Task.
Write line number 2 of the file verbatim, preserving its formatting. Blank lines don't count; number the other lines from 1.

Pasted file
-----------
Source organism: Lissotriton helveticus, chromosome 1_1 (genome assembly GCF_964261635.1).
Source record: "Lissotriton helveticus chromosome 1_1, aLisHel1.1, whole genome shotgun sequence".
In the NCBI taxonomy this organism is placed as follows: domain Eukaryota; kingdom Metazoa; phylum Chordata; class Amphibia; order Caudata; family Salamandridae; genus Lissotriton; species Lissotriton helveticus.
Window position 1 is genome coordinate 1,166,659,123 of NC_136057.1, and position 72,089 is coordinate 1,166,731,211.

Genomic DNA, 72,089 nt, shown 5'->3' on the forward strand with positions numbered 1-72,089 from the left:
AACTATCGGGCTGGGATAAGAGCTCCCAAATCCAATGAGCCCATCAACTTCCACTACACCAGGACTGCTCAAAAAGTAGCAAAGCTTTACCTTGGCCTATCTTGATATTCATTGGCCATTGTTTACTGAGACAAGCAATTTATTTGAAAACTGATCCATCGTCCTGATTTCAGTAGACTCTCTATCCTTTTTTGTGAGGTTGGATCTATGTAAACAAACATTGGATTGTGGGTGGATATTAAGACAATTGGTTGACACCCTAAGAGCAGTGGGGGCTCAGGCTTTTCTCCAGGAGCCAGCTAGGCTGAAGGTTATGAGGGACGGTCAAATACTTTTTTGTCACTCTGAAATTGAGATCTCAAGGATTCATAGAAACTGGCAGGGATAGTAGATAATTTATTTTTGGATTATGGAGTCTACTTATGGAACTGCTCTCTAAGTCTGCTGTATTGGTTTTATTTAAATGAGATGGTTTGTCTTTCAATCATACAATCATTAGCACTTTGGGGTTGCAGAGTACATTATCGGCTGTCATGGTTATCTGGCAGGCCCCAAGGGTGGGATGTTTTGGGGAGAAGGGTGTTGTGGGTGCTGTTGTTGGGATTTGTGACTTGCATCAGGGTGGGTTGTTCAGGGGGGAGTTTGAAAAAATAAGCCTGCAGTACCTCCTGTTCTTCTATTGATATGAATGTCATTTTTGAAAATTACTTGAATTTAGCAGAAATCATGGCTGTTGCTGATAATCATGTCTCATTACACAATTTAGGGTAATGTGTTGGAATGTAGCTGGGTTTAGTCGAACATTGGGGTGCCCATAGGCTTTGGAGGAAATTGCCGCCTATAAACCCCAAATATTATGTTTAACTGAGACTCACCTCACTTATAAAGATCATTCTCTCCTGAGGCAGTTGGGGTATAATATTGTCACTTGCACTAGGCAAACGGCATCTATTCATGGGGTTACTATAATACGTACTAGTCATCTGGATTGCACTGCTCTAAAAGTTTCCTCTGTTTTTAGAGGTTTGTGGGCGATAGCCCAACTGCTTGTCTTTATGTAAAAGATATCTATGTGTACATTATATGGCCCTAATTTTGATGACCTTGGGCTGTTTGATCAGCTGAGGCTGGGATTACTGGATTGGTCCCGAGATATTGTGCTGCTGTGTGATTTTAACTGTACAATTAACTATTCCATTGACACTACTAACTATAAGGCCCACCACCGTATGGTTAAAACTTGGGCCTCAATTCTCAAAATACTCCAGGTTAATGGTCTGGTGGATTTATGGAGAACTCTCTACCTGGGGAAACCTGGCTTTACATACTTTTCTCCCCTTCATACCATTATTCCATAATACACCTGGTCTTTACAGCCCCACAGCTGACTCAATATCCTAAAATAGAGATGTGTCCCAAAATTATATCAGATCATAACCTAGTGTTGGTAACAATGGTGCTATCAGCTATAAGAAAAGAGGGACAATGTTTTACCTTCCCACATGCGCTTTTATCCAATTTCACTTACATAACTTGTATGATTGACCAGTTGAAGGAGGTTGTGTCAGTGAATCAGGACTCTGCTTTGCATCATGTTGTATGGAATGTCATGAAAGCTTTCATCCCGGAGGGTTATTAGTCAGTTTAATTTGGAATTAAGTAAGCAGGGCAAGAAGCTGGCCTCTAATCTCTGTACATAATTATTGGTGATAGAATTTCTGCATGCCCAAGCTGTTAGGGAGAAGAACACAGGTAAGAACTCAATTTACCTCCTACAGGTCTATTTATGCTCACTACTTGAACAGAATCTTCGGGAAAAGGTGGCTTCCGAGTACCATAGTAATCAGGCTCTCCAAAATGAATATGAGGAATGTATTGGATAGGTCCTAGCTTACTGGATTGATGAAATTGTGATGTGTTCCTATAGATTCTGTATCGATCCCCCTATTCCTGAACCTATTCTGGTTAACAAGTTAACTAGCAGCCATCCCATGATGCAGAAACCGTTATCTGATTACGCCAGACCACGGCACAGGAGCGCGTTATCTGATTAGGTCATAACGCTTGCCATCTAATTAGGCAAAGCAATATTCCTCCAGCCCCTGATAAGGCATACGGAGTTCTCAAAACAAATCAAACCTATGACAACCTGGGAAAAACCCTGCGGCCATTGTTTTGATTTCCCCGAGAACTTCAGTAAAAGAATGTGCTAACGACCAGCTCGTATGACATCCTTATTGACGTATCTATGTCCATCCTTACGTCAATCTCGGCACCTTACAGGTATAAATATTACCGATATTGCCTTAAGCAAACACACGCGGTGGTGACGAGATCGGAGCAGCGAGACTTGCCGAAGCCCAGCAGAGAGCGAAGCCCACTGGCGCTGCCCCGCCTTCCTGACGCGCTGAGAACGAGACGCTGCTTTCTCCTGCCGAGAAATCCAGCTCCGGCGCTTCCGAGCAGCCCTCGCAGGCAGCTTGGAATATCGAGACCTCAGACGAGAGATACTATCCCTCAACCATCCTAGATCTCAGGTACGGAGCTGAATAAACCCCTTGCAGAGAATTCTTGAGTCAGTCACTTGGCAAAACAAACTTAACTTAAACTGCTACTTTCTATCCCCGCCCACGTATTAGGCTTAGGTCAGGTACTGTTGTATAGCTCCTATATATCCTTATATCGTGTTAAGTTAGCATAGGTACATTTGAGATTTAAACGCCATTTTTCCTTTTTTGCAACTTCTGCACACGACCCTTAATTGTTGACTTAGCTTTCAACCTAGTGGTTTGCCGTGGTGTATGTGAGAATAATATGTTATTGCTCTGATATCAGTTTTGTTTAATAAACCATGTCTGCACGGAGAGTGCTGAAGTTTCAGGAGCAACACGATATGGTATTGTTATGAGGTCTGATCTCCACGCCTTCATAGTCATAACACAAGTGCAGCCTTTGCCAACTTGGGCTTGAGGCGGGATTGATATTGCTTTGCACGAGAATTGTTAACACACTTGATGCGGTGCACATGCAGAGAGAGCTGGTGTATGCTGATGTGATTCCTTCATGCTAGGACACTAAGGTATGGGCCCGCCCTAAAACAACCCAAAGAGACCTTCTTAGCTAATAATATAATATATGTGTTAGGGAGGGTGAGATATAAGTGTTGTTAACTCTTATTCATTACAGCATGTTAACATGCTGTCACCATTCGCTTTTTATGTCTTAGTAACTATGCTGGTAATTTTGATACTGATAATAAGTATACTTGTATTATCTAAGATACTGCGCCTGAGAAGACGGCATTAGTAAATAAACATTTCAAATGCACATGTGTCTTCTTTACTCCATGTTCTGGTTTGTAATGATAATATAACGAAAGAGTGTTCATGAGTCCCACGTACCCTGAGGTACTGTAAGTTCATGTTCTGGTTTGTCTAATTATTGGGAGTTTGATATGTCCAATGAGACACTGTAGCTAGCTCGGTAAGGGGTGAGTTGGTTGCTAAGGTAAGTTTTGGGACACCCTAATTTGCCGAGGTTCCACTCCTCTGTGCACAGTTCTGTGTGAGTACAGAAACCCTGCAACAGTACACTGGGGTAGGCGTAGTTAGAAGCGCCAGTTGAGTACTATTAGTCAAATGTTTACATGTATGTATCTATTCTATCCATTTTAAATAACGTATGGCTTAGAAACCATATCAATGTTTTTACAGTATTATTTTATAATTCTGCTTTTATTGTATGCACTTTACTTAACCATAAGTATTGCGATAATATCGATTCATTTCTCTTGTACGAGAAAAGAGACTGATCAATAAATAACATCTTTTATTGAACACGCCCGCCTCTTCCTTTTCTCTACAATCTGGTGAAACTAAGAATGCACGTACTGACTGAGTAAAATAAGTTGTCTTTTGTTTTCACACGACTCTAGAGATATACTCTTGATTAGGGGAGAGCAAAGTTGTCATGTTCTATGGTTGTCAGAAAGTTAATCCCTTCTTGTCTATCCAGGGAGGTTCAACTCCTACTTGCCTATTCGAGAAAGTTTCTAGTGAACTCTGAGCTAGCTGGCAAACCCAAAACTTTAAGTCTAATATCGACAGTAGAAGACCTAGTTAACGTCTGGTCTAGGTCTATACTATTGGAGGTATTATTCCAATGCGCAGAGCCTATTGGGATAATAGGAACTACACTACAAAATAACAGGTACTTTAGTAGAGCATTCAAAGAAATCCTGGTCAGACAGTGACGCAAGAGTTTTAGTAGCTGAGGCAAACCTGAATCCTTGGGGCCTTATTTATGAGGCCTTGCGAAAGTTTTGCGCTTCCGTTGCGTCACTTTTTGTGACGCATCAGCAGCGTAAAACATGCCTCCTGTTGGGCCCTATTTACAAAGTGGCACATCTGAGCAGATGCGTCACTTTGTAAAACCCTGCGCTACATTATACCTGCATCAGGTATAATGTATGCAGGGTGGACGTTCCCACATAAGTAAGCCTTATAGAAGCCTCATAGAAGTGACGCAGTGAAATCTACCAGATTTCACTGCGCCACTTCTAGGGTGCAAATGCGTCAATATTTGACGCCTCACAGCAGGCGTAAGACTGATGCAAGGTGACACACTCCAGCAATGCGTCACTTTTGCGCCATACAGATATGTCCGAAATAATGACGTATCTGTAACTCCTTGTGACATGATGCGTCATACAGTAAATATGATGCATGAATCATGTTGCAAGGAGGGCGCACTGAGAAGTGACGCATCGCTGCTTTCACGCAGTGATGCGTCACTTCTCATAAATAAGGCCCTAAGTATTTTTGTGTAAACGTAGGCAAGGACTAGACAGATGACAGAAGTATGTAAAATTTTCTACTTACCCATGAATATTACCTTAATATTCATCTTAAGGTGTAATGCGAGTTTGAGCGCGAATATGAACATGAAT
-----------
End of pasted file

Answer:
Source record: "Lissotriton helveticus chromosome 1_1, aLisHel1.1, whole genome shotgun sequence".